The Security Council demanded that all member countries immediately cease fire in a resolution signed last week.
[The Security Council] demands a general and immediate cessation of hostilities in all situations on its agenda and supports the efforts undertaken by the Secretary-General and his Special Representatives and Special Envoys in that respect.
United Nations Security Council
The ELN responded on Monday, saying that it had already declared a unilateral ceasefire in April, adding that “we propose that President Ivan Duque agrees to a bilateral ceasefire for 90 days” as requested by the Security Council.
In a tweet, the president rejected a ceasefire, claiming that “our government will never abandon its constitutional duty to confront crime in the entire territory of Colombia. The ELN is a terrorist group that has scourged the country with barbarism for decades. Colombia is demanding that they release all hostages and put an end to their criminal acts.”
The lawmakers, including members of the coalition, subsequently wrote Duque to urge him to give in to the UN Security Council’s demand and agree to a ceasefire with the guerrillas that took up arms in 1964.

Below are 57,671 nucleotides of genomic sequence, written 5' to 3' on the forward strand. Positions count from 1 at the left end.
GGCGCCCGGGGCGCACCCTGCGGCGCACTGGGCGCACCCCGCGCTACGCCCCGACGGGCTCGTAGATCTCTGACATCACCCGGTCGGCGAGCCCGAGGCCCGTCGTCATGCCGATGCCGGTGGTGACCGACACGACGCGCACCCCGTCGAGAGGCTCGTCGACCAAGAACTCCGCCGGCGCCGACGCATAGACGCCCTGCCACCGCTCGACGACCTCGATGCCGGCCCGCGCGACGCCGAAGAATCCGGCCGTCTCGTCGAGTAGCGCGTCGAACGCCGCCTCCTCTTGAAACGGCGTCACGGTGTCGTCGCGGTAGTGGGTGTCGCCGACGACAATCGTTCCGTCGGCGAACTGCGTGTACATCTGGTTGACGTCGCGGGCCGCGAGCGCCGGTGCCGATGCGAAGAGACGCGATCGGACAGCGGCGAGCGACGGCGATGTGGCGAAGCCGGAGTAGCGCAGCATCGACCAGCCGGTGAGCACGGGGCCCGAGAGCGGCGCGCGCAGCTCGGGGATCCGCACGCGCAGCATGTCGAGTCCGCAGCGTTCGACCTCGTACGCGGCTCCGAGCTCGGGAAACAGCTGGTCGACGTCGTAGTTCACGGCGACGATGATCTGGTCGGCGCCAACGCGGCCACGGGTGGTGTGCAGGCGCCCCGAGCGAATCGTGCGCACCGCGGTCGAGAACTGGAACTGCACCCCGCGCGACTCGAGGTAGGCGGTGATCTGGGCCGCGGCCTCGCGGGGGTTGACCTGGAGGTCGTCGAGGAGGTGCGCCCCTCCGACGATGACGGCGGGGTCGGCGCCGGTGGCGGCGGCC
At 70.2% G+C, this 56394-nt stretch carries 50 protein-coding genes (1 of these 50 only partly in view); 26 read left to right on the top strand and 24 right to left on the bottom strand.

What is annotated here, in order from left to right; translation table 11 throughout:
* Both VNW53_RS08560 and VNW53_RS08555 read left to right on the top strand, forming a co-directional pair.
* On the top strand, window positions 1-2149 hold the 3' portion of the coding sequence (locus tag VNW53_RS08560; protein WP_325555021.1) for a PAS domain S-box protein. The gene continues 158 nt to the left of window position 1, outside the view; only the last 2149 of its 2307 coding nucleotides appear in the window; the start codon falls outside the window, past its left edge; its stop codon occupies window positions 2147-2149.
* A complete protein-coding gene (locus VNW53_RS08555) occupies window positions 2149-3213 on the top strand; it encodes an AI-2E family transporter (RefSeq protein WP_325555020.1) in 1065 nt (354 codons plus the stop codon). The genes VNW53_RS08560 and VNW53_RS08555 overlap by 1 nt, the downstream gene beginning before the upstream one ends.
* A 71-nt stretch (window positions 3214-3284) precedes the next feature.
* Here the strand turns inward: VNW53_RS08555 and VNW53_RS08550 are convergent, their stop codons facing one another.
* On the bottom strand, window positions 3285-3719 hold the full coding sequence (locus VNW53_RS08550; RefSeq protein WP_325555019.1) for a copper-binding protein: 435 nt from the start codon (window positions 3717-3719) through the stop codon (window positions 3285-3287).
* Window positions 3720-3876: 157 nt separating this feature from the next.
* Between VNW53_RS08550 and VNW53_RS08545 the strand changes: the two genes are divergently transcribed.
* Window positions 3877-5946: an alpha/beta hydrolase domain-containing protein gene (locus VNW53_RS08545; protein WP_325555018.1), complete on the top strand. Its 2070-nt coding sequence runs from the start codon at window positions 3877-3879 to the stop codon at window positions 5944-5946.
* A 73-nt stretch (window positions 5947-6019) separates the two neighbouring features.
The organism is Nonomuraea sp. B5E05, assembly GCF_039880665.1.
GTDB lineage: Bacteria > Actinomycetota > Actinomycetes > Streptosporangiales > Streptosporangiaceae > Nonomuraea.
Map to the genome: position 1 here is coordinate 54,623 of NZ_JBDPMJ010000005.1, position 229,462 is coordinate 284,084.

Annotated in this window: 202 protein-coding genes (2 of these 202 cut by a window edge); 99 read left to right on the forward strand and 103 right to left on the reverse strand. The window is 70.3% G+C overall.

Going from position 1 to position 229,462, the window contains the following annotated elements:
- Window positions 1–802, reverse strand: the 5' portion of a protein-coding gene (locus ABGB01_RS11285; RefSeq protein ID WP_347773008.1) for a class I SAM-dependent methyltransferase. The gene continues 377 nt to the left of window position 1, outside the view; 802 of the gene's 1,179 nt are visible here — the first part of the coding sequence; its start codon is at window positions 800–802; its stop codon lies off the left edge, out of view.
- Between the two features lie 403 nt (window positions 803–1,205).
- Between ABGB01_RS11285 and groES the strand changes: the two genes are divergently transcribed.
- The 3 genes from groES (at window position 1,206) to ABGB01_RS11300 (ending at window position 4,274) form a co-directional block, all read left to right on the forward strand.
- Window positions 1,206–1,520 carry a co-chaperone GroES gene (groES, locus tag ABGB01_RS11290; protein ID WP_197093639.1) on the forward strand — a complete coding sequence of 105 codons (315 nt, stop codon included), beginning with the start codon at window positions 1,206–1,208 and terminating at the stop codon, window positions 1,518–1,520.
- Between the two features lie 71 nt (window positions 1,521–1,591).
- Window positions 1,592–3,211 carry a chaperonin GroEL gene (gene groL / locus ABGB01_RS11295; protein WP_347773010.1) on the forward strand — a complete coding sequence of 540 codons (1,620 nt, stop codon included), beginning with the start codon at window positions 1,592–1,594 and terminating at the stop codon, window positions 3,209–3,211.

The commitment of the State and the national Government must be aimed at seeking all spaces for peace and the cessation of conflict.
Senator Roy Barreras, the chairman of the peace commission, reiterated on Twitter that the “UN Security Council resolution DEMANDS a ceasefire!” but he received no response.
Duque’s refusal to adhere to the UN resolution and the congressional call to agree to an immediate ceasefire with the guerrilla group is further increasing tensions as more lawmakers are questioning the legitimacy of the president, who is investigated for coming into power in 2018 following a pact between his far-right Democratic Center party and drug traffickers.